ments at the present time. — Ed. 


by the name of vina. This instrument has a rather agree- 
able tone, and would be still more pleasing if the sounds 
extracted from it were more varied. It has always been 
a favourite amongst the better classes ; and its invention 
must date from an extremely remote period, for it is often 
mentioned in Hindu books, where the gods themselves are 
represented as playing on the vina to soothe themselves 
with its sweet melodies. It is generally taught by Brah- 
mins ; and as their lessons are very expensive, and they 
persuade their pupils that a great many are necessary in 
order to attain proficiency, it is obvious that none but the 
rich can afford themselves this pleasure. 

The vina of the Hindus is probably the same as the 
cithara l , or harp, of the Jews, in playing which King 
David excelled, and with which he produced those melo- 
dies which soothed and calmed his unfortunate master Saul, 
after God had given Saul up as a prey to his evil passions. 

Besides the vina, the Brahmins have another stringed 
instrument called Icinnahra, which is something like a 
guitar, and the tone of which is not unpleasant. 

The Hindus do not use gut for the strings of their in- 
struments, as Europeans do. They would not dare to 
touch anything so impure, for if they did they would con- 
sider themselves defiled by the contact. To avoid such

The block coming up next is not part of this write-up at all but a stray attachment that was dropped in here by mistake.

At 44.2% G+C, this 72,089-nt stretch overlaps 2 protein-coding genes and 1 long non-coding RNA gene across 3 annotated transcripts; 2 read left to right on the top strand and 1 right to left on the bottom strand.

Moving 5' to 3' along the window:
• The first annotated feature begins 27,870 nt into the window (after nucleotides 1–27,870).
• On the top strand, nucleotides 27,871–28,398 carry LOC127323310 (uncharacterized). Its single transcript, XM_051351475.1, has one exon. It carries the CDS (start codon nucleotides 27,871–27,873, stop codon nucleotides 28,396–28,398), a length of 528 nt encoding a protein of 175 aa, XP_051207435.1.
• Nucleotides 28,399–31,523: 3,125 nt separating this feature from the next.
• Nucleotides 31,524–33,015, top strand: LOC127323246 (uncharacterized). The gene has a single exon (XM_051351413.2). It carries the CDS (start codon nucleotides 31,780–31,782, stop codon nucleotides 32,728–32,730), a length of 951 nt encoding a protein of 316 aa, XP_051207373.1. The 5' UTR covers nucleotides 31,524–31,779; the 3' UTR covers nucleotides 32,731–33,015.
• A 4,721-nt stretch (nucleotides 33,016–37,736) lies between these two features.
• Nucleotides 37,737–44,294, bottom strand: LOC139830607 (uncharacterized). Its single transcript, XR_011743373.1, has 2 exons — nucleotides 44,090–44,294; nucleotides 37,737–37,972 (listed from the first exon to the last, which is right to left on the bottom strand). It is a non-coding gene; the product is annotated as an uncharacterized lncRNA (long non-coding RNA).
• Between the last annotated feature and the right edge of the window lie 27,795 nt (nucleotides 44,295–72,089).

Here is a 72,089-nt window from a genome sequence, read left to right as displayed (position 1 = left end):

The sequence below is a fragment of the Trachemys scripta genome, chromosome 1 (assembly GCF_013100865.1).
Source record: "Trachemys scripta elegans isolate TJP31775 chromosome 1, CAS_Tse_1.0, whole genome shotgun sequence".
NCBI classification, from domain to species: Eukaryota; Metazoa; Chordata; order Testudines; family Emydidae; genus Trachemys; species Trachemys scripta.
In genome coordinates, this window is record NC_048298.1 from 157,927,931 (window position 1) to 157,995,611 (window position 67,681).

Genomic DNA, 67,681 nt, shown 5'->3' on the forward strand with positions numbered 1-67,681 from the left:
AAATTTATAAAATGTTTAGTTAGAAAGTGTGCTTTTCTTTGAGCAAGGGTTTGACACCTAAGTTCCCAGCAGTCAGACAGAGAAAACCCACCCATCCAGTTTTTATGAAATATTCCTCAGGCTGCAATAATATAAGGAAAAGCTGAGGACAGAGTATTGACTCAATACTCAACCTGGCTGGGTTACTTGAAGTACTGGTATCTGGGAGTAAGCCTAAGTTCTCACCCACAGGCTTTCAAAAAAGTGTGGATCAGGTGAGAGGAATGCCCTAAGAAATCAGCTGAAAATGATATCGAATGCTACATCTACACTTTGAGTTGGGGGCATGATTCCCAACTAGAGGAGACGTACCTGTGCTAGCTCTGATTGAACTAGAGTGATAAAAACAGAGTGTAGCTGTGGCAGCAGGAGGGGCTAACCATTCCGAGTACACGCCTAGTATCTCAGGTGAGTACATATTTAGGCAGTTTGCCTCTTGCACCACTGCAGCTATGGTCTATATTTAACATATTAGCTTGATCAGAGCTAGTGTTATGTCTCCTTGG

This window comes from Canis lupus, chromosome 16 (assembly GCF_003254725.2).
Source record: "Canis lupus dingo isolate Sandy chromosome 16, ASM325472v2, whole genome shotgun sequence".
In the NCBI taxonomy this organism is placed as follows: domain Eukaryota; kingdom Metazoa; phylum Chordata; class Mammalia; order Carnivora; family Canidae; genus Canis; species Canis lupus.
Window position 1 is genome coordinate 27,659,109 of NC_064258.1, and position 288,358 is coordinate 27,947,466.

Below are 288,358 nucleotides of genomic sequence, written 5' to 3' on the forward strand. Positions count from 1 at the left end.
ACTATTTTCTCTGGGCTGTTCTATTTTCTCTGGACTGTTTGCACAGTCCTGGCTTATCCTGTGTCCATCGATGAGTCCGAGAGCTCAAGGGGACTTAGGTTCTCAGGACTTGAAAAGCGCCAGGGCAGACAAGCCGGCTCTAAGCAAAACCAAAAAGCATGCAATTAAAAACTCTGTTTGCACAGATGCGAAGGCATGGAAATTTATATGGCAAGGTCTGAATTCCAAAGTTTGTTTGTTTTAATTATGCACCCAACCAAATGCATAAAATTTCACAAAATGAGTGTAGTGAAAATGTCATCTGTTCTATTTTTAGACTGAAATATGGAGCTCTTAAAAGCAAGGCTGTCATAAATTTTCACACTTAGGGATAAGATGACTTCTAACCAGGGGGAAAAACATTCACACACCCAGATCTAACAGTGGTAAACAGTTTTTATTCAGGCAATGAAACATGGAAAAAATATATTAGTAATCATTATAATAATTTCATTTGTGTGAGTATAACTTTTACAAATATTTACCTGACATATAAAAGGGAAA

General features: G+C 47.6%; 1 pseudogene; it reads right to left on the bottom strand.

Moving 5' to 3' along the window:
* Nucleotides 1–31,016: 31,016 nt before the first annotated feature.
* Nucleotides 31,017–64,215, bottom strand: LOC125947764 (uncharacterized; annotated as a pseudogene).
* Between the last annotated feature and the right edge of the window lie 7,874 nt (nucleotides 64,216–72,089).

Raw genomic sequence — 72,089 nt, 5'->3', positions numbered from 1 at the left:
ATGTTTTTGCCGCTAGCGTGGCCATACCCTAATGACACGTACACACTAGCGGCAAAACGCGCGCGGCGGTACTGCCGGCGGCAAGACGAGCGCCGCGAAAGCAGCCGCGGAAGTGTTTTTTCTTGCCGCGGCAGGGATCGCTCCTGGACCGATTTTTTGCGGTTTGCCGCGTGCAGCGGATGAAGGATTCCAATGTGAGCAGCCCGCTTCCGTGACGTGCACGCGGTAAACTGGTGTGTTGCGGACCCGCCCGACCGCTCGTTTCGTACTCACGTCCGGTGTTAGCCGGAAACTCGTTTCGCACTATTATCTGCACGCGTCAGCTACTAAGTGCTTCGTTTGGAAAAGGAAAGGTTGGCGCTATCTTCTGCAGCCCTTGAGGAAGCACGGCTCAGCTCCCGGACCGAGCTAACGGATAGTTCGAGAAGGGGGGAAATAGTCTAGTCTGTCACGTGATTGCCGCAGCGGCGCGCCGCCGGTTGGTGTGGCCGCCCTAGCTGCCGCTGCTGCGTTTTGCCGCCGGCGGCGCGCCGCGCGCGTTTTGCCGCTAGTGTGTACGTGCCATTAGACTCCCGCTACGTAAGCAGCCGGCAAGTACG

a serious impurity they use metal strings. 

I will now turn to the nomadic castes, which swell the 
number of wretched and degraded beings amongst the 
nation I am describing. Without any fixed abode, wander- 
ing about from one country to another, the individuals of 
which these vagabond tribes are composed pay little or 
no attention to the various customs which are obligatory 
on every respectable Hindu ; and this is why they are so 
cordially detested. 

One of the largest of these castes is that which is known 
in the south by the name of Kuravers or Kurumarus. 
This is subdivided into two branches, one of which carries 
on a trade in salt. Gangs of men bring this article from 
the coast and distribute it in the interior of the country, 
using asses, of which they possess considerable numbers, 

1 The Mahomedans of Northern India have a stringed instrument 
known as cithar. — Ed. 



as their means of transport. As soon as they have sold 
or bartered this commodity, they reload the asses with 
different kinds of grain, for which there is a ready sale on